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To be upset at my friends dropping out of ds party?

(15 Posts)
user1473509591 Thu 13-Oct-16 18:16:39

He's only going to be three so at least he won't know, but I sent invites out at least a month and a half ago. A few people said straight away no sorry can't make it - that's fine. But now, three days before the party, all but two people have dropped out. I know it's a normal occurance say, with classmates, but these are my friends, they've had enough time to arrange travel or shifts at work. I'm feeling upset and anxious that just no one is going to turn up apart from my sister and her 4 month old baby! Should I just cancel the party altogether and use the money intended for food and party favours and just go on a day out?

rumpelstiltskin43 Thu 13-Oct-16 18:18:00

As you say just go on a day out.

GreatFuckability Thu 13-Oct-16 18:19:56

yeah i'd just go out for the day, mine would prefer that to a party at 3 anyway.

onemorecupofcoffeefortheroad Thu 13-Oct-16 18:22:13

YANBU - that's awful. There's been a few threads recently along the same lines - I just don't understand it - it's such poor form to let children ...well anyone actually ....down in this way. If I was you I'd cancel and go on a day out. Happy birthday to your DS and 💐 for you. I hope you both have a great day anyway.

Whateveryouwannacallme Thu 13-Oct-16 18:23:23

Agree... I would contact the two that have not cancelled and say that you would rather spend the money on a day out for those kind enough to say they will come celbrate ds birthday.

Orchidflower1 Thu 13-Oct-16 18:24:35

I would then you'll have nice memories of your outing rather than being stressed / cross at party. Xx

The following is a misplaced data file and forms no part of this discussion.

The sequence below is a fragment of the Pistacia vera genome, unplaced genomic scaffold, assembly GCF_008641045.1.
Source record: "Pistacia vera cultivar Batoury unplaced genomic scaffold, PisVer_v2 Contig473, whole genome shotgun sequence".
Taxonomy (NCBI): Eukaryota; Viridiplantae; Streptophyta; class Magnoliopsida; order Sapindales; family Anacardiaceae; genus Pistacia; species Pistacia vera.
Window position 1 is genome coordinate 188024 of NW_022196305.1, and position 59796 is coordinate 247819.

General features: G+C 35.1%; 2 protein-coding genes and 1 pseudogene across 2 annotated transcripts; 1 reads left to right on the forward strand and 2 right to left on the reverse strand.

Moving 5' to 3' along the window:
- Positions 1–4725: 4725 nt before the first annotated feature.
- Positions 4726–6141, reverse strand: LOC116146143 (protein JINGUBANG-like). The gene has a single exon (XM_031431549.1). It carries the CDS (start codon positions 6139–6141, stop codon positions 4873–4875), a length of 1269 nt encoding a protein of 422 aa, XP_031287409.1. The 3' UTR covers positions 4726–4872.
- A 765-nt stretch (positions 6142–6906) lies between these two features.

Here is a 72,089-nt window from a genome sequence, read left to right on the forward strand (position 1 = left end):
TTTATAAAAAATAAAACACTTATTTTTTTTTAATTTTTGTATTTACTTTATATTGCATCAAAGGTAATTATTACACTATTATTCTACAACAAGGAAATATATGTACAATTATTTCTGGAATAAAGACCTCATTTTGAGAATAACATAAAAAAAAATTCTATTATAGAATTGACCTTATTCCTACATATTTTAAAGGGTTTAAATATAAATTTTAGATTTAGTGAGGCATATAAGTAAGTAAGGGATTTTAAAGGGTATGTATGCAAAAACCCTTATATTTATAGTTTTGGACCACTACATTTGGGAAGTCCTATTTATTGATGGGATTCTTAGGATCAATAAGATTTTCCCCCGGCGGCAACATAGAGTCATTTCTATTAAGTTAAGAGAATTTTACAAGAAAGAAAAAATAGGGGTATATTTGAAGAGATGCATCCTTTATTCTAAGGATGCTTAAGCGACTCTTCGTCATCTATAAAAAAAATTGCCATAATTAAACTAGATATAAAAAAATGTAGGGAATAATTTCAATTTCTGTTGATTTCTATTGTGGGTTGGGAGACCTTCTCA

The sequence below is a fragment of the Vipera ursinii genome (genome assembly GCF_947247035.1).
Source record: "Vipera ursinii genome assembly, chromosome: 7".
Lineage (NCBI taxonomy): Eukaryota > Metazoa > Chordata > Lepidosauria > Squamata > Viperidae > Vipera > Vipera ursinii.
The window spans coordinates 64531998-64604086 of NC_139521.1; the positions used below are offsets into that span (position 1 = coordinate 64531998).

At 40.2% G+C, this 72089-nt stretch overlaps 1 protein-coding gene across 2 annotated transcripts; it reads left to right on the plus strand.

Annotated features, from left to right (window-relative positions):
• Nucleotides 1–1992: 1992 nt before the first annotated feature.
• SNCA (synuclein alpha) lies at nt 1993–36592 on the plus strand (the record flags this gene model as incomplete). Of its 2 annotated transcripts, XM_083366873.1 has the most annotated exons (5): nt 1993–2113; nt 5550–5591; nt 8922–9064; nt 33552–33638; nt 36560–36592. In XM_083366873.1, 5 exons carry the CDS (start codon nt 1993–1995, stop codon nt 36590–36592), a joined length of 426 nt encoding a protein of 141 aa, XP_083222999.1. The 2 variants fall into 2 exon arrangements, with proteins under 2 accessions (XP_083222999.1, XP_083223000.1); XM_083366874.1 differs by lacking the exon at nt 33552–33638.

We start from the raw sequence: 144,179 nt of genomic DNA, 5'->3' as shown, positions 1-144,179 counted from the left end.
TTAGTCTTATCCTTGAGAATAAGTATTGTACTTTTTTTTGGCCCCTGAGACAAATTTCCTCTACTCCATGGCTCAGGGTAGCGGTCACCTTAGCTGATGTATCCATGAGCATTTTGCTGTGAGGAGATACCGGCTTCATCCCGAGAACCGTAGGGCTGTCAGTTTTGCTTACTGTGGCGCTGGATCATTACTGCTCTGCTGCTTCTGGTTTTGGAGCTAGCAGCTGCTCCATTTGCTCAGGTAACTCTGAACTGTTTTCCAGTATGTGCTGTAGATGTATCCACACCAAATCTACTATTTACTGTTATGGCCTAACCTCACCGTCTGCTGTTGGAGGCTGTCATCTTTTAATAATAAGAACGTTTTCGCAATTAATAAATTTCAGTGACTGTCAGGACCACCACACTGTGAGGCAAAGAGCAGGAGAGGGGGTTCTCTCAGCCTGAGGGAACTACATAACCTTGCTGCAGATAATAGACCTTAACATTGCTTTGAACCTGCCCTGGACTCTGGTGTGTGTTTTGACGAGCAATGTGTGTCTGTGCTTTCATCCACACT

HallowedMimic Thu 13-Oct-16 18:25:36

Have you actually invited your adult friends to your child's third birthday?

That is a bit odd. Not many people would be willing to travel or take time off work for such a thing.

RiverTam Thu 13-Oct-16 18:26:31

Aw, that's disappointing. Yes, go for a nice day out. And reassess those 'friends'!

PosiePootlePerkins Thu 13-Oct-16 18:28:58

My group reply would be 'That's a real shame so many of you can't make .... party. We've now decided to have a family day out instead.'
Not rude but lets them know you're not happy.
Then let it go. I have found some friendships require a fair amount of flexibility and its up to you to decide if its worth it.
Hope your DS has a lovely day!

user1473509591 Thu 13-Oct-16 18:29:07

It's just a party at my house, so I sent the invites via Facebook. But I see most of them on a fairly regular basis. No one is coming from far, the longest is a 15 min car journey or bus ride (I'm easily accessible), it's just one excuse I've been given. As for not taking time off work no, I agree, but my best friend took overtime on the day of the party which upset me.

TheNaze73 Thu 13-Oct-16 18:32:21

I don't think you can have a pop at your friend for taking OT. Some people aren't in a position financially to turn it down.
Cancel, no drama & no need for anything PA

user1473509591 Thu 13-Oct-16 18:33:47

I can when she gets in a strop with me over her kids birthday parties and I've had to reschedule my hours to accommodate 😂

Swearwolf Thu 13-Oct-16 18:34:18

Definitely do a day out. We did for my boy's third birthday, there was a Thomas day out at the local railway centre, we went with sil and her boy and with the grandparents and took a picnic and cake. He loved it so much, he still talks about it a year later.

Have you told him he was having a party and what it would involve (ie, friends coming to his house)? If not he will never know!

SpookyPotato Thu 13-Oct-16 18:36:34

Have your friends got kids? Otherwise they're probably not interested in a kids party but they should have said earlier. I would go out for the day and remove the stress of worrying about it! I'm planning on days out for mine until they're at least 5 when I'll probably have to start having parties..

user1473509591 Thu 13-Oct-16 18:39:43

All the friends I've invited bar 1 have children x

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